Every man, every woman, carries in heart and mind the image of the ideal place, the right place, the one true home, known or unknown, actual or visionary. — Edward Abbey, Desert Solitaire
My vision of home is a small, two-bedroom house that sits on Hwy 311 in Berkeley County, South Carolina. The two bedrooms and living room are floored with dark hardwood while gray carpet covers the dining room. Compact and with no need for hallways, it is neat and beautiful in my memory. My parents’ room is dominated by a king sized bed and heavy, old-style furnishings. The bedroom I share with my brother is much simpler. A broad desk separates two twin beds that can come together as bunk beds. A pale blue dresser stands next to a small closet whose door is a sheet. The bedrooms share a bathroom.
A pair of dogwood trees shade the front of the house. In the spring, one of them flowers pink while the other flowers white. Azalea bushes surround the home and a flower garden beside it erupts in a riot of color: four o’clocks, black eyed susans, zinnias, marigolds, and broad-leafed caster plants. Behind the house is another flower garden and my own attempt at my first garden. My mother’s garden is beautiful, with sprays of gladiolas. My garden is choked with weeds.
Fields stretch out on either side of the house. Neither are farmed, so the swamp is taking them back with weeds and saplings. An old barn stands in one, its face half-covered in a curtain of purple wisteria.
None of this exists anymore. Over a decade ago, my mother told me that she drove by the house on Hwy 311 and the owners at the time had torn up everything: the dogwoods, the gardens, the azaleas. In their place they put grass. A little house baking in the Southern sun. (I’ve always suspected Northerners who simply didn’t know better were responsible.)
I’ve never driven past that house and I don’t want to. The house as it was in my childhood still exists, as far as I am concerned, and I want to keep it that way. I still remember sitting in the open door of the barn, watching the evening sun wash the fields in gold.
My childhood was not idyllic. In my happy memories of that home, I’m alone. I’m alone while wandering the fields and woods. I’m alone while reading or exploring the barn or enjoying a piece of butterscotch candy in our bedroom. My happy moments came from absorbing the surrounding beauty while separated from the chaos and violence of my family. These formed my vision of home.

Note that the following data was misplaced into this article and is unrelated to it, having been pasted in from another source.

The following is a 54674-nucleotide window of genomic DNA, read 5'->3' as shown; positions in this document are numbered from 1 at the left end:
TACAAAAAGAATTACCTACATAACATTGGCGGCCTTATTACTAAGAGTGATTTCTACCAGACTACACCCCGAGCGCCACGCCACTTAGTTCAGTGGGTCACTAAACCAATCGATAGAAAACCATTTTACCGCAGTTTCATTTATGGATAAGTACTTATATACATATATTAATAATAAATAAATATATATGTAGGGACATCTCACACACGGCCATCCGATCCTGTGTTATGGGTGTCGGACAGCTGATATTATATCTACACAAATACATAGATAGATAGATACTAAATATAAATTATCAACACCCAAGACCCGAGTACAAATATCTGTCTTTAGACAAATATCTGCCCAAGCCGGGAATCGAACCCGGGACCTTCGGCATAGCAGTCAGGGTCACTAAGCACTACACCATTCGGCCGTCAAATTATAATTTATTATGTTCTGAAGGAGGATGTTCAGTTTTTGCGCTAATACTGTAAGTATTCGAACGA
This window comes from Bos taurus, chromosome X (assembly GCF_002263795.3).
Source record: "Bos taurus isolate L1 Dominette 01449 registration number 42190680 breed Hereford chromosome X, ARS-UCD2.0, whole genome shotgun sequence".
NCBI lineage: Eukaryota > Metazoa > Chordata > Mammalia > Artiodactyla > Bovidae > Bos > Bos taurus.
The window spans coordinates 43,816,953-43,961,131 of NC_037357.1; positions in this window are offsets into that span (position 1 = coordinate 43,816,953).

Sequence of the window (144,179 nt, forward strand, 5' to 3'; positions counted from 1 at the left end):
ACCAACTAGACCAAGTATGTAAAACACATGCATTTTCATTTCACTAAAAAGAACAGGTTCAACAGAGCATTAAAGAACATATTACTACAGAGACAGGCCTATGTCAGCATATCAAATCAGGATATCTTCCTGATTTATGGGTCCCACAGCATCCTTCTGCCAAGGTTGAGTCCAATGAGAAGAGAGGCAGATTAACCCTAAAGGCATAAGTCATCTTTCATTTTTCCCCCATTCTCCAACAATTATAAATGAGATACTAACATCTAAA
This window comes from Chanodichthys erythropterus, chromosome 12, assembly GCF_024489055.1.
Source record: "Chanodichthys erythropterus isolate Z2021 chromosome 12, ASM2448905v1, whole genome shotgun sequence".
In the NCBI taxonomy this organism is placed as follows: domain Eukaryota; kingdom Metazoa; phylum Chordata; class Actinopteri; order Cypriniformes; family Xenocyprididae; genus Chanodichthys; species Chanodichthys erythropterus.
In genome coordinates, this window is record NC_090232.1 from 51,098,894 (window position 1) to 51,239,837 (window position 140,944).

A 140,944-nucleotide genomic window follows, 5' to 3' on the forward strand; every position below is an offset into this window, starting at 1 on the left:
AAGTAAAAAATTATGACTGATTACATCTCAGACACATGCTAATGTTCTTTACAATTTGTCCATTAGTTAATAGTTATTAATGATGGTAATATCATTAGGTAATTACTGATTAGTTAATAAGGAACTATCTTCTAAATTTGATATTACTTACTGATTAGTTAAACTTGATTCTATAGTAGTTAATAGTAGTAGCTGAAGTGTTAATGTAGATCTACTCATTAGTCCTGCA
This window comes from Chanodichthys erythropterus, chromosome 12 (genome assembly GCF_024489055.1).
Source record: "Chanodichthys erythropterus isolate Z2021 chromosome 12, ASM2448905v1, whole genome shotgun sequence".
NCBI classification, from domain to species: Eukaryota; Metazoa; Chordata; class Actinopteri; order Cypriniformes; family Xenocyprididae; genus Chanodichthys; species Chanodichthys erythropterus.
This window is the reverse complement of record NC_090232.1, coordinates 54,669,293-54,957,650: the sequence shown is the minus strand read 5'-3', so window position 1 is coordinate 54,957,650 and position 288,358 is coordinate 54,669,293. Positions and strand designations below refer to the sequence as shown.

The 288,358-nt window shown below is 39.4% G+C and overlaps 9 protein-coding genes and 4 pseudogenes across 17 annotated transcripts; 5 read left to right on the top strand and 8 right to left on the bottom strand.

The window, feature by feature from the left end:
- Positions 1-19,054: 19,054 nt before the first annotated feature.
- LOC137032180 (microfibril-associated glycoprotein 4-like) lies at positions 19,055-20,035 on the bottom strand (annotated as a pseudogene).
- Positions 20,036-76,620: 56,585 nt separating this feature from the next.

For the last couple of weeks, the Husband and I have been looking for a new house. We’re currently in a single-wide trailer that we outgrew a year ago. When we began the search, my mind flew to that vision of home and all the feelings it stirred up in me. My criteria were influenced by it: in the country, far from other neighbors, and in the no-nonsense Southern style that doesn’t waste space on hallways and unnecessary rooms.
But it didn’t take long before I realized I was just chasing a dream, that I was only hoping to relive those brief moments of beauty.
There’s nothing wrong with having an idyllic vision of home, especially if that comes from childhood. There’s nothing wrong with lovely memories. However, it’s important not to be trapped by those memories.
In our search, we came upon a house that was a far cry from the little two bedroom on Hwy 311. Three bedrooms. A bonus room. A “keeping room”. Spacious rooms. Oak trees lining the drive. Lots and lots of space. I fell in love.
It wasn’t long, though, until tension erupted between the Husband and me.
“It’s too much,” he said.
“It’s perfect,” I replied.
We went back and forth for a couple of days. We rarely fight and it was wearing. It didn’t take long, though, for me to realize my vision of home was influencing me.
I wanted the space and privacy, the isolation, that characterized that little house. I wanted to watch another field be washed in gold. I wanted to remake my vision of home within the confines of adulthood. But we can’t always do that. I conceded my husband’s point.
Sometimes, you have to let a vision remain a memory, let it be a moment of brightness, in the back of the mind in order to embrace the future. There’s a quote that stayed with me all during my writing of Willows of Fate:
We must be willing to let go of the life we planned so as to have the life that is waiting for us. — Joseph Campbell
That never feels more true than now.
I love hearing from my readers. If you have a house-hunting or childhood experience to share, or just want to say hello, feel free to comment below!